I’ve been thinking a lot about trash bags and how they endanger our domesticated and wild animal friends. So, you can imagine how perturbed I was when I got behind this garbage truck outside of Temple last week.
The darned thing was blithely spewing trash, and plastic bags in particular, all along the highway. I couldn’t quite make out the license plate, though I was tempted to call this guy in for polluting the road.
I know this truck isn’t alone. The particular stretch of road we were on must be a trash route, because there was a LOT of debris on the roadside. What made us most sad was the plain evidence that people had quite recently walked the road and picked up trash, since there were black trash bags evenly spaced among the fresh new mess.
We really have a lot of education and enforcement work to do, don’t we?
Well, shoot, just when I was really getting into long walks and frolicking amid the wildflowers, a late cold front has driven me indoors. Yesterday, we hosted an event at 11 am at our office. The front showed up right as all the attendees were coming in or trying to find us. A big wind and brief rain surprised everyone, and blew away my meeting signs. March decided not to go out like a lamb after all!
But, I did get a lot of flower-viewing, pet walking, and iNaturalist uploading done before the front! It’s a great year for flowers, thanks to the winter rains, so I know I’ll be out finding more to share soon.
At the March 2019 Chapter Meeting, Cindy Travis shared her recipe for home-made suet blocks for bird feeders. These attract warblers, woodpeckers, chickadees, wrens, and more. She’s agreed to share it with readers of our blog!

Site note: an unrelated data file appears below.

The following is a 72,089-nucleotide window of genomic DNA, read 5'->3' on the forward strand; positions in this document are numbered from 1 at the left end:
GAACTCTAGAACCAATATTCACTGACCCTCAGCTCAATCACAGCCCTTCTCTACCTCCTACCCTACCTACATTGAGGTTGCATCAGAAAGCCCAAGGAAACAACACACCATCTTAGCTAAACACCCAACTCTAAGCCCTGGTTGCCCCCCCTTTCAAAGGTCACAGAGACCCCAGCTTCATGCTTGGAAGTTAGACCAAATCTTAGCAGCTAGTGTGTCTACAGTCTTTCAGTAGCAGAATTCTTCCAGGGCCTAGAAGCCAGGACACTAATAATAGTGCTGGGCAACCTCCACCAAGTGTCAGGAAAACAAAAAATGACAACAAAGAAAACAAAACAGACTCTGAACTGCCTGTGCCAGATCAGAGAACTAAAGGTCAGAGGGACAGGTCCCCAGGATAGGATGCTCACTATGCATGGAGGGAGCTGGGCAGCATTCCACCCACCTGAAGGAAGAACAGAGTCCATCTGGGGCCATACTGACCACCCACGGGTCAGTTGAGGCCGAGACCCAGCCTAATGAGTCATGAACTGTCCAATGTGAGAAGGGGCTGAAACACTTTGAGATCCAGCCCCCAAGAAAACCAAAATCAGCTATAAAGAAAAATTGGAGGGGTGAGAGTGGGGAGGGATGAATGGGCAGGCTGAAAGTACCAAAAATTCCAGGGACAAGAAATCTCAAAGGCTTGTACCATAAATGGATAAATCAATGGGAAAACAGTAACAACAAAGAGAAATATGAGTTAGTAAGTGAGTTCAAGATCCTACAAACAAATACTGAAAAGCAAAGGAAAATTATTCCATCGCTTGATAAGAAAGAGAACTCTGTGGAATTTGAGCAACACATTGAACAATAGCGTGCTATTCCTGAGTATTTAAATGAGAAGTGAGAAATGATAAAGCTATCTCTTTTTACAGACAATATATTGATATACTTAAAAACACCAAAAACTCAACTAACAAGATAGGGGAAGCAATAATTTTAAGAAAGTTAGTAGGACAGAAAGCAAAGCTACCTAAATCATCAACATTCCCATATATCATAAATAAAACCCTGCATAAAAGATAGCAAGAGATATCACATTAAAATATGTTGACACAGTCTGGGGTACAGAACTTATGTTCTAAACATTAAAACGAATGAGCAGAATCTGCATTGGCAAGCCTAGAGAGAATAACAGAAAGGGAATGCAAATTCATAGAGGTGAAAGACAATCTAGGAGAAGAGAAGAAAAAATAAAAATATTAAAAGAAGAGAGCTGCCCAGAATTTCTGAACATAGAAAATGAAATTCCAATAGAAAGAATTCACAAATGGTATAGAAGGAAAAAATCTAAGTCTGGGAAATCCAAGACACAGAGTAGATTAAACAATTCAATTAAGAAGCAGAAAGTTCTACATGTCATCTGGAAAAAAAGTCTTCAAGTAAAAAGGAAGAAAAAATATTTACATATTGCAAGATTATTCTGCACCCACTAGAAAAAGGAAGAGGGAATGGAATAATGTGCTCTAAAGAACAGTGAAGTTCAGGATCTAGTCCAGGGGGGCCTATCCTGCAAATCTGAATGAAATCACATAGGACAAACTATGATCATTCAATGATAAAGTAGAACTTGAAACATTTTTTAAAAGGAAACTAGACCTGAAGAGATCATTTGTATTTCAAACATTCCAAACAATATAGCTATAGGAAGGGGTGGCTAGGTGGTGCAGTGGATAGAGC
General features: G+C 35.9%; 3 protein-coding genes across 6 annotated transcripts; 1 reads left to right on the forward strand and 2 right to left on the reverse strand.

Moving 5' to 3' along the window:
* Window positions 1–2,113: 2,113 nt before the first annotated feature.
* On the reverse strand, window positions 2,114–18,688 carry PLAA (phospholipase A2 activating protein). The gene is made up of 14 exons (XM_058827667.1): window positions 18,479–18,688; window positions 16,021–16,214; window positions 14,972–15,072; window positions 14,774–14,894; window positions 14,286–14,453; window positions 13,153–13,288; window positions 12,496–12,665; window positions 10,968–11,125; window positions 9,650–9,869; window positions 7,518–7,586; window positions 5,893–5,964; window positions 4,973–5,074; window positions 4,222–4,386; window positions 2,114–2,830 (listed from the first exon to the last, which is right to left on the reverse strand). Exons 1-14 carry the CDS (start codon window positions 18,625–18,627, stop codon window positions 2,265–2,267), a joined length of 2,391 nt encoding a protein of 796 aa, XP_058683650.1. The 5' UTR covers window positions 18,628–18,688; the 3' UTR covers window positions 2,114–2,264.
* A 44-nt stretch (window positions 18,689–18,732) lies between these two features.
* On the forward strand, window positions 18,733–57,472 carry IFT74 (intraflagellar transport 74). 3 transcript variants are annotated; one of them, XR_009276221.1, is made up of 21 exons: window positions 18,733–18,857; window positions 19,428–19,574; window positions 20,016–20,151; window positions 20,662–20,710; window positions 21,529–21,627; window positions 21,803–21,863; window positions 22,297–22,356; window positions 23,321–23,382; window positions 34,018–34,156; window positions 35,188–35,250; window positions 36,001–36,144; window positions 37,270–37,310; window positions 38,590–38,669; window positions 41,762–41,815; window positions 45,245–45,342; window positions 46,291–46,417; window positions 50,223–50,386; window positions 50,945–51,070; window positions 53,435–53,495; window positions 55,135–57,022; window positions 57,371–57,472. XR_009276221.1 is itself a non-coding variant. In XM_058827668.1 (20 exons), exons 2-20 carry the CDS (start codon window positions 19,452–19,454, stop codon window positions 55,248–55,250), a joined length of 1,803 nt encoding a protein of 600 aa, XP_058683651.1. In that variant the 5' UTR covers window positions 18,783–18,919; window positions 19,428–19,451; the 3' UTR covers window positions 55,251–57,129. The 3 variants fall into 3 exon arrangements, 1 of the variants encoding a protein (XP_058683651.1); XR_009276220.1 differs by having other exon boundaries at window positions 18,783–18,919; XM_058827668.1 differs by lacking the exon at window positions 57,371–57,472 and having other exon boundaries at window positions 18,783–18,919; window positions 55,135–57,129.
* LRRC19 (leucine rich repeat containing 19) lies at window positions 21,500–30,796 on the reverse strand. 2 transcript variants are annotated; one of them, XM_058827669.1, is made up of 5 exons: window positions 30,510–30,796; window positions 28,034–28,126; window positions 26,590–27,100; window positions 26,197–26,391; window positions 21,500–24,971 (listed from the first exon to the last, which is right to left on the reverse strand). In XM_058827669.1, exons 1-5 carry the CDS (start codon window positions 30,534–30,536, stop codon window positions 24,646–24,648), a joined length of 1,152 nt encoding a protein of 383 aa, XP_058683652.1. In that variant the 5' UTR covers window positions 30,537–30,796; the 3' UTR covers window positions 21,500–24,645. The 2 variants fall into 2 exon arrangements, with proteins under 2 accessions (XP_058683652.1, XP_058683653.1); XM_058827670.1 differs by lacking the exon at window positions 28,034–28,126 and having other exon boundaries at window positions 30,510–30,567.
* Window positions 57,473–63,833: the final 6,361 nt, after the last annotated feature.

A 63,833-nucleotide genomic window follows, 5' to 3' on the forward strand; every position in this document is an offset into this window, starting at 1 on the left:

Cindy says you can easily double or triple the recipe, so you’ll have plenty. The blocks freeze well.
1 cup lard
1 cup crunchy peanut butter
1/3 cup sugar
1 cup whole wheat flour
2 cups cornmeal
1 cup raisins, seeds, or crumbled eggshells (optional)
(Cindy recommends currants as fruit, because they are small)
Dump all ingredients in a pot and heat over medium heat until the lard and peanut butter melt. Stir thoroughly.
Pour into a square pan, bread pan (you can slice the blocks), or into a Ziploc-type plastic storage container the size of your bird feeder.
Cool until solid, then hang in your block feeder.
PS: You can easily find suet feeders in home improvement stores (Lowe’s Home Depot) or big box stores with garden departments (Target, Wal-Mart, etc.). Specialty wild bird feeding stores will have a larger selection, and of course you can find them online (here is a sampling from Wild Birds Unlimited). You can attach them to trees, hang them on poles, etc.
On Saturday, March 9, 2019, thirteen students; their teacher, Dr. Nichole Wiedemann, from the University of Texas School of Architecture; and Steven Gonzales, Director of El Camino Real de los Tejas National Historic Trail Association (ELCAT), arrived at Cedar Hill Ranch in Gause to hike a small part of El Camino de los Tejas National Historic Trail.
There they met Dr. Lucile Estell who explained how she and the late historian Joy Graham worked to get the approximately 2580 miles of trail nationally recognized as the 19th National Historic Trail in the United States in 2004 and then subsequently worked to get signage placed throughout most of Milam County. (Dr. Estell has authored/co-authored several books including El Camino Real de lost Tejas (Images of America) and Historic Bridges of Milam County; and served on the board of ELCAT for many years since its beginning, including as president and vice-president.)